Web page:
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Art Historian on NEH Grant-Winning Team for UCLA Exhibition of African Blacksmithing

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Iron-smelting reconstruction (making iron from iron ore) organized by William J. Dewey in 1988 among the Njanja subgroup

William J. Dewey, associate professor of art history, College of Arts and Architecture, and director of the African Studies Program, College of the Liberal Arts, is part of the curatorial team that received a $250,000 National Endowment for the Humanities (NEH) grant for a UCLA Fowler Museum exhibition of African blacksmithing. Dewey is co-curator of the exhibition, Striking Iron: The Art of the African Blacksmith, which includes more than 225 Sub-Saharan works of art assembled from public and private collections and dating from early archaeological times to the contemporary period. The exhibition opens in June 2018.

“The project is a lot bigger than the other exhibitions I’ve curated, and it requires more funding, which is why having the support of the NEH is so important,” said Dewey, whose specific contributions to the project have been coordinating the archaeological information for the exhibit, and contributing to several chapters on ancient iron and iron in central Africa for the accompanying book. “This exhibition encompasses a broad swath of the continent, taking a comprehensive look at one material and its incredible impact.”

The exhibition will be the most thorough display of African blacksmithing ever assembled. Along with Dewey, the curatorial team includes master blacksmith and MacArthur Fellow Tom Joyce; Allen F. Roberts, professor of world arts and cultures at UCLA; Henry John Drewal, Evjue-Bascom Professor of Art History and Afro-American Studies at the University of Wisconsin-Madison; and Marla C. Berns, Shirley and Ralph Shapiro Director of the Fowler Museum at UCLA.

“We’ve been working on this project for about eight years—six since the Fowler Museum committed to the show—and have made hundreds of emails and calls to each other,” Dewey explained. “The team meets in person as often as we can. Three weeks ago, several of us were at the same conference in Ghana.”

An experienced metalworker, Dewey majored in studio art with an emphasis in sculpture (primarily welding and casting) at the University of Minnesota before receiving his M.A. in art history from Northwestern and his Ph.D. in art history from Indiana University. Many of his publications, including his master’s thesis, focus on metalwork (everything from the artistic production of the blacksmith-carvers to manufacture and usage of African art forms in iron and copper); however, the fieldwork and interaction with blacksmiths that accompanied his research have been the most invaluable parts to understanding the intricacies and meaning behind the iron arts of Africa. Dewey hopes that the exhibition shows its viewers how inventive African blacksmithing is and how it has permeated all aspects of life in Africa for thousands of years.

Iron Cow Karagwe Kingdom, Tanzania Iron, H: 19 cm. (7 1/2") Collection of the University of Iowa  Museum of Art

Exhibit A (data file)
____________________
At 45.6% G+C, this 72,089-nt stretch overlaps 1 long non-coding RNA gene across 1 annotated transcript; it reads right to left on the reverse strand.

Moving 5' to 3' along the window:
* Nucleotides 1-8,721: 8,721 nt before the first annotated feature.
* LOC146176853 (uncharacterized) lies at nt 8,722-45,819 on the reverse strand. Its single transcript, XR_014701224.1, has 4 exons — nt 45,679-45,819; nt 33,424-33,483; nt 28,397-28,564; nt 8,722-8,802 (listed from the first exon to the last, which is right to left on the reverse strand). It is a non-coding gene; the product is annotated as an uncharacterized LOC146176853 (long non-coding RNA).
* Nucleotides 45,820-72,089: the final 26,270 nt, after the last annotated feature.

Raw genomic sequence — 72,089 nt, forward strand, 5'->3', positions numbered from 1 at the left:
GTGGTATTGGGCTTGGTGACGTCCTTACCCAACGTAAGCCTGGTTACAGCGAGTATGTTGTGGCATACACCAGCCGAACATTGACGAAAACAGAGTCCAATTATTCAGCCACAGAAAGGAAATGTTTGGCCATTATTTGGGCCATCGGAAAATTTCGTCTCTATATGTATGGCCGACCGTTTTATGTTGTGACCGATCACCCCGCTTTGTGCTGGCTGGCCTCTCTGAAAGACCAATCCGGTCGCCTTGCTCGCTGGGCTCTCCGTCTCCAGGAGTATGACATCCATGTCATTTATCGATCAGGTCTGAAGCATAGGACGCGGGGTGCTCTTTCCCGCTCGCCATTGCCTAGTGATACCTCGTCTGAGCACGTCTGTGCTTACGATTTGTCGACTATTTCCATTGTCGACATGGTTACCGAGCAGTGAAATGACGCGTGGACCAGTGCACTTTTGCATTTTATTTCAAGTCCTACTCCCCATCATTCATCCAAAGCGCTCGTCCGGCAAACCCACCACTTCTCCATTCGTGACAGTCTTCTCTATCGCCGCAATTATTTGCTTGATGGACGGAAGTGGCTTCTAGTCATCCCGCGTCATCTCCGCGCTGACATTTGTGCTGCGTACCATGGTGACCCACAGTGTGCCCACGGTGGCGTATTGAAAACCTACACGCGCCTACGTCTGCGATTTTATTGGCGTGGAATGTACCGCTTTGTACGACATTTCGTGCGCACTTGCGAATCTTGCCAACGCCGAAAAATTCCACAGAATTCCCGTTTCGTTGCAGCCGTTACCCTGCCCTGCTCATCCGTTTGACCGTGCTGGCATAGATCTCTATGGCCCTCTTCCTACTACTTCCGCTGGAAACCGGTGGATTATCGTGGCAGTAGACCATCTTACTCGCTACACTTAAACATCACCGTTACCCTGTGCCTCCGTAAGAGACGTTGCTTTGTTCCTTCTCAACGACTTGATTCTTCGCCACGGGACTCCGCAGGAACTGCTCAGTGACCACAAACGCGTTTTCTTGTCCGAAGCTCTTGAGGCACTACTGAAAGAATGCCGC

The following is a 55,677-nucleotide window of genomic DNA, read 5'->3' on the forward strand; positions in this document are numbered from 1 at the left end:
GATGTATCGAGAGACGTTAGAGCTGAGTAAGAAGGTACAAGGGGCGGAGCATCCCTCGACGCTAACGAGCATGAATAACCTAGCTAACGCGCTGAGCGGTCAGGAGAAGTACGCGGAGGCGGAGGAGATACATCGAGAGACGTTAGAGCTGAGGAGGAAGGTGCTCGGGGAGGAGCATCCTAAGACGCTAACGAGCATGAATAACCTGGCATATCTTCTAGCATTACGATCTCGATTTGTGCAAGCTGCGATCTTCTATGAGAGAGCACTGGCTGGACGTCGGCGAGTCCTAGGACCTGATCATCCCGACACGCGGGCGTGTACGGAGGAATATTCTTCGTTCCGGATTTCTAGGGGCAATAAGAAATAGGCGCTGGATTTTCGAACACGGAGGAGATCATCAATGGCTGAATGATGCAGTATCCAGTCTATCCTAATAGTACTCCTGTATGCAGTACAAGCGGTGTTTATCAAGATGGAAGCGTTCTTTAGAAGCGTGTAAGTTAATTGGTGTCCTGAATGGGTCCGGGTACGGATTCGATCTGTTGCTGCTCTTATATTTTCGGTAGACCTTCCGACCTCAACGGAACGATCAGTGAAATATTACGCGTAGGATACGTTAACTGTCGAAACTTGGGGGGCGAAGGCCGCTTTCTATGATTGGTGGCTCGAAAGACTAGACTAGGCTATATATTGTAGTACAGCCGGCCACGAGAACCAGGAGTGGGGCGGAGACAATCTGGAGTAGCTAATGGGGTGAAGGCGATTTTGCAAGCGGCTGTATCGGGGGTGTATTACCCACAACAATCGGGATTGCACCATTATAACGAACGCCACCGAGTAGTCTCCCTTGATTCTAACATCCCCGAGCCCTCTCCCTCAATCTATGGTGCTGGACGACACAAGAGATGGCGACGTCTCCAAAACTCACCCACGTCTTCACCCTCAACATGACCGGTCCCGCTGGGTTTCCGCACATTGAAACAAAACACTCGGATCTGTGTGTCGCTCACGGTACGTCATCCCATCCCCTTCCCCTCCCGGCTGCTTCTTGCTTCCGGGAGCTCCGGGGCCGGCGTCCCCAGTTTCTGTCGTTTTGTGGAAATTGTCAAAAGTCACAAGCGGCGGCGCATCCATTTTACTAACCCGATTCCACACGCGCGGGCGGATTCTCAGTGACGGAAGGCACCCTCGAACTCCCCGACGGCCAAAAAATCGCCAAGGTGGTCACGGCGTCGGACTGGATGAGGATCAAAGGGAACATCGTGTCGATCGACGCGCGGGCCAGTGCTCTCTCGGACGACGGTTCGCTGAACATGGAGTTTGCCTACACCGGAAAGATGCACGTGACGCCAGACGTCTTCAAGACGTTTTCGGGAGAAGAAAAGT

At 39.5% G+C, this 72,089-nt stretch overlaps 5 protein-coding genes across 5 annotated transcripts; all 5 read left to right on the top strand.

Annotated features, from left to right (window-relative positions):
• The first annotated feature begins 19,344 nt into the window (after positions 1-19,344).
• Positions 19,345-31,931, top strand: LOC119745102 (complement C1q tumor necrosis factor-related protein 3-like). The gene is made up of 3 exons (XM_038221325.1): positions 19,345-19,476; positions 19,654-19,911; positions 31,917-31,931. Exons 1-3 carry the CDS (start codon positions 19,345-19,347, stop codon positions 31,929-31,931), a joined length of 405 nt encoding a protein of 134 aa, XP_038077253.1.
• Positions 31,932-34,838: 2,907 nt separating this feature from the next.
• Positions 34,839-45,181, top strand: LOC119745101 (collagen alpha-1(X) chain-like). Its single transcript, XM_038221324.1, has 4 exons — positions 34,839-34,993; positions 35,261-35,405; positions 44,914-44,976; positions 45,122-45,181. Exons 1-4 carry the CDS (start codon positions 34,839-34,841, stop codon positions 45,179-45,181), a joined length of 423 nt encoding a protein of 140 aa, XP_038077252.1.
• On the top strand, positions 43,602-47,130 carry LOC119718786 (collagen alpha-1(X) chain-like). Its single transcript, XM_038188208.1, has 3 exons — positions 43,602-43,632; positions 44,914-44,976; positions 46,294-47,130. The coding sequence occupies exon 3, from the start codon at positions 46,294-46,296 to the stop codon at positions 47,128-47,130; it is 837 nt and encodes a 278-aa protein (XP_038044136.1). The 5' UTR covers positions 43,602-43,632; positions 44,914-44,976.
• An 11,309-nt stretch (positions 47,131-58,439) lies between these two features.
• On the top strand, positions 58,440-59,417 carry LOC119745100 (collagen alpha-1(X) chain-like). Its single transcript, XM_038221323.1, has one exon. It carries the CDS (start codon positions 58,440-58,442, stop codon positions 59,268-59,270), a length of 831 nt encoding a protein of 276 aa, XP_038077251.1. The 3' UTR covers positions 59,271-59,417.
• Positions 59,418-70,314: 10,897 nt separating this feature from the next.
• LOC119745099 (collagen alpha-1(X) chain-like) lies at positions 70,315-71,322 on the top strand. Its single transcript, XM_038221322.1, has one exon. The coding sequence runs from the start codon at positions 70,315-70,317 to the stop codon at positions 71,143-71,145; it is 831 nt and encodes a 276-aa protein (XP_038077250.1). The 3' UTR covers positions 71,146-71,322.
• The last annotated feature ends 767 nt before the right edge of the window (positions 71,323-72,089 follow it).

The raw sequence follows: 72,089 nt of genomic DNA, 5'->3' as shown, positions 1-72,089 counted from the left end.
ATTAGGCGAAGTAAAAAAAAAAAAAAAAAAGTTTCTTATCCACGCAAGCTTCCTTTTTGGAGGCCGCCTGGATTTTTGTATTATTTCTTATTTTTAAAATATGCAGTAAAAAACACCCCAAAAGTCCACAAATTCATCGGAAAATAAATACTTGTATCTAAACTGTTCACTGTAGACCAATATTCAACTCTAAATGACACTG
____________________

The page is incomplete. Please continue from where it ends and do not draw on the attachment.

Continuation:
“Africa skipped the Bronze Age and went right into the Iron Age,” he noted. “Iron plays a multi-faceted role in Africa, serving as everything from objects of protection and warfare to tools for food–growing and sustenance. The significance iron has played as a symbol of social status and its use in ritual implements is evident in the stunning beauty of the objects, but is also subtly manifest in how they are made.”

Blacksmiths in Africa often have a strong historical connection with its kings, as is seen in a ritual where a new king is struck with an anvil on the shins to symbolically transform an ordinary mortal into a king (something Dewey admits he would never have learned without spending time among Luba blacksmiths in the Congo). African blacksmiths often make symbolic connections between their work and fertility. Shona iron-smelting furnaces, for example, are created in the shape of a woman, for the furnace is seen as giving birth to iron, just as a woman would give birth to a child.

“Even African iron currency (made in a wide array of astonishing shapes) is connected to life events in form and function,” explained Dewey. “They were often used for the negotiation of dowries and the currencies often take the physical shape of tools such as hoe blades, and so are equated with human labor and the hoped-for fertility these weddings will bring.”

The exhibition will include examples of African currency, royal objects, diagrams and photographs of archaeological discoveries, and multimedia displays. George Lazopoulos, NEH senior program officer in the division of public programs, noted the proposal’s emphasis on Africa as an innovator in blacksmithing and “spearheading iron technology” was particularly exciting to the grant-evaluating panelists. The NEH’s mission of “supporting high-quality projects and programs in the humanities and making the humanities available to all Americans” aligns with the Fowler’s proposal to travel the exhibition. Striking Iron opens at the Fowler Museum, UCLA, in June 2018 and travels to the National Museum of African Art–Smithsonian Institution and the Musée du quai Branly-Jacques Chirac in Paris.

For more information about the Fowler Museum and this award, visit: